Donald Trump's presidency continues to worry most Americans

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Donald Trump has secured his victory in the Electoral College, guaranteeing that he will take over the White House next month, but most Americans remain pessimistic or uncertain about the Trump presidency.

Fifty-four percent of adults say they are either uncertain (25 percent) or pessimistic and worried (29 percent) about how Trump will perform as president, according to the latest NBC News/Wall Street Journal poll. This compares with 45 percent who are either optimistic and confident (22 percent) or satisfied and hopeful (23 percent).

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​​​​The pollsters said this is a significantly worse outlook than Americans exhibited after the elections of both Democrat Barack Obama and Republican George W. Bush. A combined 66 percent were either optimistic or hopeful about Obama in January 2009, and 59 percent were optimistic or hopeful about Bush in January 2001.

"Usually elections settle arguments and the nation comes together, at least in the short term," said Democratic pollster Fred Yang who conducted the survey with Republican pollster Bill McInturff. "Today, hard feelings persist on both sides of the partisan divide. It's as if the 2016 campaign has never ended."

Only 12 percent of the supporters of defeated Democratic presidential candidate Hillary Clinton approve of how Republican Trump is handling his transition, compared with 92 percent of Trump voters.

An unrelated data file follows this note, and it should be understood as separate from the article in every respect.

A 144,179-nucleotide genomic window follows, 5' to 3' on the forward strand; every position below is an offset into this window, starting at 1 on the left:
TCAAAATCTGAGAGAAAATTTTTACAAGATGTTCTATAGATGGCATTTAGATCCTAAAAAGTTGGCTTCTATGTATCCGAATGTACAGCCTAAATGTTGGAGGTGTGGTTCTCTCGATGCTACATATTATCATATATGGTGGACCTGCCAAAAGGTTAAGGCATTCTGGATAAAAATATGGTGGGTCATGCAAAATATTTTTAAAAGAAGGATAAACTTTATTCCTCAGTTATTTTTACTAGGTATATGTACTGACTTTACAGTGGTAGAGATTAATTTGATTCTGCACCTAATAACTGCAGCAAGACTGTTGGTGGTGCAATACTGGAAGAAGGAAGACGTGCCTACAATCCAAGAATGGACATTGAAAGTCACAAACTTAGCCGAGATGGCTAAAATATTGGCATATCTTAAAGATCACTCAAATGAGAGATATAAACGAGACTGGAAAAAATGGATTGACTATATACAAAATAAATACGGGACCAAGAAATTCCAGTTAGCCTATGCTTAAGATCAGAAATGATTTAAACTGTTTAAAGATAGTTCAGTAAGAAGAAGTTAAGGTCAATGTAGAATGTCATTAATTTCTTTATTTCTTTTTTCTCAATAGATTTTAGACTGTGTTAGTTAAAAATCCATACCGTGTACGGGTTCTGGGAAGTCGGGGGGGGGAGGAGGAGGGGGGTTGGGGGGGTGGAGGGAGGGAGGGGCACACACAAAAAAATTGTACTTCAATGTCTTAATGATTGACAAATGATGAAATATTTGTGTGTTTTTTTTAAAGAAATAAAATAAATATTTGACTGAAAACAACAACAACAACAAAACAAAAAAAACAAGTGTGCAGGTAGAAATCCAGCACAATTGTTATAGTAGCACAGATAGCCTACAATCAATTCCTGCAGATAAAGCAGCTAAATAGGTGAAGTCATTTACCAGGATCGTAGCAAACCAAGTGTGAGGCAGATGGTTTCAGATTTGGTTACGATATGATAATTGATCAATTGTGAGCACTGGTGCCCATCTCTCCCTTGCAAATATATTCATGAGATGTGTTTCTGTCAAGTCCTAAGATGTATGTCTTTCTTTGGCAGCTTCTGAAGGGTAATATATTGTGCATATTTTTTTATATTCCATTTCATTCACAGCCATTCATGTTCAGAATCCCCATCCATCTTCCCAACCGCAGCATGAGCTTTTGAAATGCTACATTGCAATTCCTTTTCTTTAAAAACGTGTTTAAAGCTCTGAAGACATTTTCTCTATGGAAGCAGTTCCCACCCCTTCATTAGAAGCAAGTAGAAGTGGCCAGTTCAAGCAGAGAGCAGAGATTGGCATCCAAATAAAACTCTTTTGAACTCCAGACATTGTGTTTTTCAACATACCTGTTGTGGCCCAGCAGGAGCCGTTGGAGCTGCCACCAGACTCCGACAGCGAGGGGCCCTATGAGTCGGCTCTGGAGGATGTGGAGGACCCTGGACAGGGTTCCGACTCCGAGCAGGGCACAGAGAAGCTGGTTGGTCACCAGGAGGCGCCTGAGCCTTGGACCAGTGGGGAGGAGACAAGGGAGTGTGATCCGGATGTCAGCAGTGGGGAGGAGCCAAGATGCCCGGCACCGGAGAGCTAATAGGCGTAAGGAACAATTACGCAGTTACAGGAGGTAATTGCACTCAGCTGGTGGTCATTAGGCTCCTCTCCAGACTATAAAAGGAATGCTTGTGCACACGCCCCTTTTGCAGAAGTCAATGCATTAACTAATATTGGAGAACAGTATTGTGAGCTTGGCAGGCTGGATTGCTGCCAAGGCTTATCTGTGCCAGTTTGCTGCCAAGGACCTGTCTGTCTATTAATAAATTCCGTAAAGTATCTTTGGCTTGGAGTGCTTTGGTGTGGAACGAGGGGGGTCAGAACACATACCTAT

Trump's overall favorability has increased slightly since the election but more Americans still give him a poor rating (46 percent) than a positive one (40 percent).

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Trump receives electoral college vote
Pennsylvania elector Carolyn Bunny Welsh holds her ballot for U.S. President-elect Donald Trump before casting it at the Pennsylvania State Capitol in Harrisburg, Pennsylvania, U.S. December 19, 2016. REUTERS/Jonathan Ernst
Pennsylvania electors cast their ballots for U.S. President-elect Donald Trump at the Pennsylvania State Capitol in Harrisburg, Pennsylvania, U.S. December 19, 2016. REUTERS/Jonathan Ernst
People protest against U.S. President-elect Donald Trump as electors gather to cast their votes for U.S. president at the Pennsylvania State Capitol in Harrisburg, Pennsylvania, U.S. December 19, 2016. Pennsylvania's twenty electors are assumed to be committed to Trump by virtue of his having won the popular vote in the state, but the vote that is usually routine takes place this year amid allegations of Russian hacking to try to influence the election. REUTERS/Jonathan Ernst TPX IMAGES OF THE DAY
Pennsylvania electors bow their heads in prayer before casting their votes for U.S. President-elect Donald Trump at the Pennsylvania State Capitol in Harrisburg, Pennsylvania, U.S. December 19, 2016. REUTERS/Jonathan Ernst
Protesters rally outside as Michigan's 16 presidential electors meet at the State Capitol building to cast formal votes for the president and vice president of the United States in Lansing, Michigan, U.S., December 19, 2016. REUTERS/Rebecca Cook
Electoral college tellers count the ballots Pennsylvania electors cast for U.S. President-elect Donald Trump at the Pennsylvania State Capitol in Harrisburg, Pennsylvania, U.S. December 19, 2016. REUTERS/Jonathan Ernst
Pennsylvania electors take their oath of office before casting their votes for U.S. President-elect Donald Trump at the Pennsylvania State Capitol in Harrisburg, Pennsylvania, U.S. December 19, 2016. REUTERS/Jonathan Ernst